Noah is an exceptional little boy. Not only does he have parents who love him endlessly, and an adorable smile, but just by existing, he has changed (and saved) lives. And he and his father Rick have only just begun.
After his parents were told that Noah has Down syndrome, his dad started educating the world about the genetic condition and about his son. He started the blog NoahsDad.com, which has quickly climbed the ranks as one of the top parenting blogs around. This little boy has over 27,000 fans on Facebook! And while his father has faced some harsh words from readers (“I wouldn’t want the burden of having a child with Down Syndrome. I would have terminated the pregnancy.”) and unsettling advice from doctors (“I’m going to prescribe you some antidepressants.”), he has also experienced the joy of knowing that his son’s life and his own words have saved at least one life, as one expectant mother wrote:
I just got the phone call last night that my blood work was abnormal and my child may possibly have Down’s Syndrome. After the initial shock and confusion I buried myself in research looking for more info and a better perspective on what this could possibly mean. While my first thought was to abort if DS was confirmed all that has changed thanks to your story and others like yours.
Amazing how one little life can have such meaning and importance and make such a difference in the world in such a short time. But included in that joy is the knowledge that over 90% of children like Noah will never be born, because they are killed while still in their mothers’ wombs. Rick shared his thoughts on this on National Sanctity of Human Life Day. He writes:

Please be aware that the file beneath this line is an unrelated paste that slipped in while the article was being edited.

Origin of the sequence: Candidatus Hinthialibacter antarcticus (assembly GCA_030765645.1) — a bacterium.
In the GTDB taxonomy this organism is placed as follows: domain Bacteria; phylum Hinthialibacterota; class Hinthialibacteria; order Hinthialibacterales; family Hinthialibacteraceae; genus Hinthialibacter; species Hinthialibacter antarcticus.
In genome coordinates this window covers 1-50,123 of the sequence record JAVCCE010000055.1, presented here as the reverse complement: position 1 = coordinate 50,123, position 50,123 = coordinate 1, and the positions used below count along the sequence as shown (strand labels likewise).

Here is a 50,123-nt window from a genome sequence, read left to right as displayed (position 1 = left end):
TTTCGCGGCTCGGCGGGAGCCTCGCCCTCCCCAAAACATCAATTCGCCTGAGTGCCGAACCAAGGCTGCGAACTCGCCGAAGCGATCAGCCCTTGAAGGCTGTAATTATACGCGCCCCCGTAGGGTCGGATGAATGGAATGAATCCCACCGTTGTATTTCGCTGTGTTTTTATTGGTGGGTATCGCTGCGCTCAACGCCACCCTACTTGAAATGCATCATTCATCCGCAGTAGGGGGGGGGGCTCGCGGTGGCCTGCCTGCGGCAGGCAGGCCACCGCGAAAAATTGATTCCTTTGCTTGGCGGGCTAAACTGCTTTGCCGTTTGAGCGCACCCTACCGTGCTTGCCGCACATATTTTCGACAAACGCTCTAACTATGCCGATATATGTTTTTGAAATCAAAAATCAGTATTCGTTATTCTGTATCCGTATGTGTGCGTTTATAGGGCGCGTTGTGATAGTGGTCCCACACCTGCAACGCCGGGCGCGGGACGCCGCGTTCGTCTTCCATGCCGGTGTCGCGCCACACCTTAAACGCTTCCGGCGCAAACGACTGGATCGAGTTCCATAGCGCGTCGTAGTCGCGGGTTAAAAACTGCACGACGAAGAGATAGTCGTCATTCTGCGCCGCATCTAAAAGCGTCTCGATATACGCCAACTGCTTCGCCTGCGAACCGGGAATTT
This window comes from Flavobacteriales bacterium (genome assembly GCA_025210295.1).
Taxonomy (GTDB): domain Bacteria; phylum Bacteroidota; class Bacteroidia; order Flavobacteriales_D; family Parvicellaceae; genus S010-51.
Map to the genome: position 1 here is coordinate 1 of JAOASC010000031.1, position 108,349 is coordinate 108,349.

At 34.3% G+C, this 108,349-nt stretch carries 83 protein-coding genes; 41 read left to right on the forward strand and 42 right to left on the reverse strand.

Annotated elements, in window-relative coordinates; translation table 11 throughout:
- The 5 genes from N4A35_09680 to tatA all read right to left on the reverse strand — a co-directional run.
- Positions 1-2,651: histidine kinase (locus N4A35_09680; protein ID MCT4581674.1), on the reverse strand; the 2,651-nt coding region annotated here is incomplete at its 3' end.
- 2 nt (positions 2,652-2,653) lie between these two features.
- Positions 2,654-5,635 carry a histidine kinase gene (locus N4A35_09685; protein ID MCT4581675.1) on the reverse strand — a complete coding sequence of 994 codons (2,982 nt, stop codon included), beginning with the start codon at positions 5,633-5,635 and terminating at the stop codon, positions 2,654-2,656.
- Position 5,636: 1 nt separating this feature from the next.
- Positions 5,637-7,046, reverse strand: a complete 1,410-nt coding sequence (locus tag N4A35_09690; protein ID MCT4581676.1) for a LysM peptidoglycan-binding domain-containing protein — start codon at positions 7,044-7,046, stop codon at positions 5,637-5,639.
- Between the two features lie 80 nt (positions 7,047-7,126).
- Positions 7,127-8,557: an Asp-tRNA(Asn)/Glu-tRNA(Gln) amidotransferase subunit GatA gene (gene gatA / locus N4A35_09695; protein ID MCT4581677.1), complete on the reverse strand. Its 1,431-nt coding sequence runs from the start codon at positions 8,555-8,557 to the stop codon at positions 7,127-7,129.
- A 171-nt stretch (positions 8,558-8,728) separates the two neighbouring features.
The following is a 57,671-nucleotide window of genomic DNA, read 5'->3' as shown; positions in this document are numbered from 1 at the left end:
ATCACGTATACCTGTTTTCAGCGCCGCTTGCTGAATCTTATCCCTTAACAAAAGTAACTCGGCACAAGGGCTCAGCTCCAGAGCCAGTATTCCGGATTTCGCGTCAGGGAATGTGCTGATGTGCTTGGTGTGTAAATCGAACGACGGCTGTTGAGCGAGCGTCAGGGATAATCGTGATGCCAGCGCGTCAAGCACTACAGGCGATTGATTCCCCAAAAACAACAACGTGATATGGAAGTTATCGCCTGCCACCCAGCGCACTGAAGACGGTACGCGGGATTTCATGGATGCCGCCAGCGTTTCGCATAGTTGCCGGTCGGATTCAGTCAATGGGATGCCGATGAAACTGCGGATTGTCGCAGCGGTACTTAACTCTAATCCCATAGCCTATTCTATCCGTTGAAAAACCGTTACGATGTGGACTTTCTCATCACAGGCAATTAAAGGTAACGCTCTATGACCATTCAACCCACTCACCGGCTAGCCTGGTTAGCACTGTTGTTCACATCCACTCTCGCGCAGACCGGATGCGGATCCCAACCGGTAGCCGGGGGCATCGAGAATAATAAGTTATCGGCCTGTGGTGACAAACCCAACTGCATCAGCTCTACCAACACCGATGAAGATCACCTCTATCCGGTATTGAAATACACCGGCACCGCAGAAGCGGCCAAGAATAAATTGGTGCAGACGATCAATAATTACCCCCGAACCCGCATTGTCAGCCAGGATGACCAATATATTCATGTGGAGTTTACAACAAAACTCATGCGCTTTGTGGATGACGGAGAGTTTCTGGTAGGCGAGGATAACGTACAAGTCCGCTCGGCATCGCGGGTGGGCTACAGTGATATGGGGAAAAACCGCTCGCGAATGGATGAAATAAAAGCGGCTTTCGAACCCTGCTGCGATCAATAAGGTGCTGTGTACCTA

… every time you see one Noah (my son) there’s 9 Noah’s you don’t see as a result of people not wanting the burden. In other words, if you’re a baby with Down syndrome, your mother’s womb is a very dangerous place for you. And it breaks my heart.
Rick believes that our society has made it so that it has become easier and easier to murder children with Down syndrome and other conditions. He says our society is on a mission to exterminate people with disabilities, and it haunts him. But he knows that there are things we can do to help stop it.
He believes in the power of prayer to change the hearts of parents, doctors, and politicians who are deciding whether or not people should live or die.
He also thinks we should each take the time to reflect on our own “burnden-ness.” Each of us has struggles, and each of us has been a burden to someone else at some point in our lives, even if just for a moment. Each of us has frustrated our parents, teachers, or spouses. There isn’t a single person on this planet who is perfect and has lived a life without hardships or mistakes. We need to remember this and keep it close to our hearts when we are looking at people whom we may have deemed “unworthy” or people whom we feel pity for.
And finally, Rick wants families like his to tell their stories. Share their lives with the world in any way that they can. Through social media, through advocacy groups, by volunteering to talk with parents whose children are facing the same diagnosis as their children, because change starts with individuals. And once scared parents see the future lives that their children can and will have, those cold statistics from the doctor won’t seem so bad after all.
Rick is a man to be admired. He has taken on a great challenge: the challenge of changing the world one heart at a time. But something tells me that, with a cutie like Noah backing him up, the two of them (and Noah’s mom, of course) are going to make some big waves in our society. As Rick says:
My great prayer is that God will change the hearts of our culture. That our culture will come to understand the value of human life (even little bitty lives.) That more children like my son will be brought to full term. That we will stop aborting children in the womb for any reason…especially simply because they have an extra 21st chromosome.
1 out of 10 is pretty bad odds, but thankfully God likes bad odds.